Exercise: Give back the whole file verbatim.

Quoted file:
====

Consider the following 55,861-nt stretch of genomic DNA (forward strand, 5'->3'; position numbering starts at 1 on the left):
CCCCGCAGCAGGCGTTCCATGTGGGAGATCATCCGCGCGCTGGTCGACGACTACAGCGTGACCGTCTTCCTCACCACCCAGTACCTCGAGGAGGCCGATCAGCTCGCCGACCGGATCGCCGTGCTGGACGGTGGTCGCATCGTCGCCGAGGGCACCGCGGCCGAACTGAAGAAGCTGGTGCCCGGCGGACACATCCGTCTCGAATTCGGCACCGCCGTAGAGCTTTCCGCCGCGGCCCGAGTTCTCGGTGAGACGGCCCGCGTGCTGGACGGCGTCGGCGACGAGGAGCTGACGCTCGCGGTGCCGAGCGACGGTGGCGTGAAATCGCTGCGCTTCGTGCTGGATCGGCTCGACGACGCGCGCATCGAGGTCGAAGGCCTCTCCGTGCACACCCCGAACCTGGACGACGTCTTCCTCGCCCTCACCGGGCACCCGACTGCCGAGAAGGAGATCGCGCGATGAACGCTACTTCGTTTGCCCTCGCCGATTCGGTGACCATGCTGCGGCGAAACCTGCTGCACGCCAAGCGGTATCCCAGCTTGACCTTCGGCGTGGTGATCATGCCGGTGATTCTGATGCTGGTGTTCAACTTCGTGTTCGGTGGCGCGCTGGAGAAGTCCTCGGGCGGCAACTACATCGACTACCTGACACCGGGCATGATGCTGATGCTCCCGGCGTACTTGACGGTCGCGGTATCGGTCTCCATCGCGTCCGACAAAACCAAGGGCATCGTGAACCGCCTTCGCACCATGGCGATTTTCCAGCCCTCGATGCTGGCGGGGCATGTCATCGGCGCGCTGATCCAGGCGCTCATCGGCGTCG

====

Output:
Consider the following 55,861-nt stretch of genomic DNA (forward strand, 5'->3'; position numbering starts at 1 on the left):
CCCCGCAGCAGGCGTTCCATGTGGGAGATCATCCGCGCGCTGGTCGACGACTACAGCGTGACCGTCTTCCTCACCACCCAGTACCTCGAGGAGGCCGATCAGCTCGCCGACCGGATCGCCGTGCTGGACGGTGGTCGCATCGTCGCCGAGGGCACCGCGGCCGAACTGAAGAAGCTGGTGCCCGGCGGACACATCCGTCTCGAATTCGGCACCGCCGTAGAGCTTTCCGCCGCGGCCCGAGTTCTCGGTGAGACGGCCCGCGTGCTGGACGGCGTCGGCGACGAGGAGCTGACGCTCGCGGTGCCGAGCGACGGTGGCGTGAAATCGCTGCGCTTCGTGCTGGATCGGCTCGACGACGCGCGCATCGAGGTCGAAGGCCTCTCCGTGCACACCCCGAACCTGGACGACGTCTTCCTCGCCCTCACCGGGCACCCGACTGCCGAGAAGGAGATCGCGCGATGAACGCTACTTCGTTTGCCCTCGCCGATTCGGTGACCATGCTGCGGCGAAACCTGCTGCACGCCAAGCGGTATCCCAGCTTGACCTTCGGCGTGGTGATCATGCCGGTGATTCTGATGCTGGTGTTCAACTTCGTGTTCGGTGGCGCGCTGGAGAAGTCCTCGGGCGGCAACTACATCGACTACCTGACACCGGGCATGATGCTGATGCTCCCGGCGTACTTGACGGTCGCGGTATCGGTCTCCATCGCGTCCGACAAAACCAAGGGCATCGTGAACCGCCTTCGCACCATGGCGATTTTCCAGCCCTCGATGCTGGCGGGGCATGTCATCGGCGCGCTGATCCAGGCGCTCATCGGCGTCG